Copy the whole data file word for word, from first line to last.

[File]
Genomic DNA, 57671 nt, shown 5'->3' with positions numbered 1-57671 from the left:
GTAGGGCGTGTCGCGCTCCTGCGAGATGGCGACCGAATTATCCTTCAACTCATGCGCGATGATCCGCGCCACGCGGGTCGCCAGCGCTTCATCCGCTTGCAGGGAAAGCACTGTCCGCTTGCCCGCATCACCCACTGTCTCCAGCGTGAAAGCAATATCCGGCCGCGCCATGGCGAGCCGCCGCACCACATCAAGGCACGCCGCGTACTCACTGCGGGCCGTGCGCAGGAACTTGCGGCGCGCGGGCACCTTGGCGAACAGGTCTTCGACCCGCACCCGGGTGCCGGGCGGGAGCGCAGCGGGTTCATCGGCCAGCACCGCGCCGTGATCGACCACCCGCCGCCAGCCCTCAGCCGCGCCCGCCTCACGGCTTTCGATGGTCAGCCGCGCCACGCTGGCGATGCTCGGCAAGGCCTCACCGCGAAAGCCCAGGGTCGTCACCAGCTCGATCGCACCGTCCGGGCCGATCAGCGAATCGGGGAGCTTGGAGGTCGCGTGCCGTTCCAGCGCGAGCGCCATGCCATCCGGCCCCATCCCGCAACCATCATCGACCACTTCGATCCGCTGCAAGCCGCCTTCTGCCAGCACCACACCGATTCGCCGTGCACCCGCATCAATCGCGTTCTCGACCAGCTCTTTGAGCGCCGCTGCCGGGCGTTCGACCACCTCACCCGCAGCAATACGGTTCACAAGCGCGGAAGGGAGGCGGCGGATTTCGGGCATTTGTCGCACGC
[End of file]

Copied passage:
Genomic DNA, 57671 nt, shown 5'->3' with positions numbered 1-57671 from the left:
GTAGGGCGTGTCGCGCTCCTGCGAGATGGCGACCGAATTATCCTTCAACTCATGCGCGATGATCCGCGCCACGCGGGTCGCCAGCGCTTCATCCGCTTGCAGGGAAAGCACTGTCCGCTTGCCCGCATCACCCACTGTCTCCAGCGTGAAAGCAATATCCGGCCGCGCCATGGCGAGCCGCCGCACCACATCAAGGCACGCCGCGTACTCACTGCGGGCCGTGCGCAGGAACTTGCGGCGCGCGGGCACCTTGGCGAACAGGTCTTCGACCCGCACCCGGGTGCCGGGCGGGAGCGCAGCGGGTTCATCGGCCAGCACCGCGCCGTGATCGACCACCCGCCGCCAGCCCTCAGCCGCGCCCGCCTCACGGCTTTCGATGGTCAGCCGCGCCACGCTGGCGATGCTCGGCAAGGCCTCACCGCGAAAGCCCAGGGTCGTCACCAGCTCGATCGCACCGTCCGGGCCGATCAGCGAATCGGGGAGCTTGGAGGTCGCGTGCCGTTCCAGCGCGAGCGCCATGCCATCCGGCCCCATCCCGCAACCATCATCGACCACTTCGATCCGCTGCAAGCCGCCTTCTGCCAGCACCACACCGATTCGCCGTGCACCCGCATCAATCGCGTTCTCGACCAGCTCTTTGAGCGCCGCTGCCGGGCGTTCGACCACCTCACCCGCAGCAATACGGTTCACAAGCGCGGAAGGGAGGCGGCGGATTTCGGGCATTTGTCGCACGC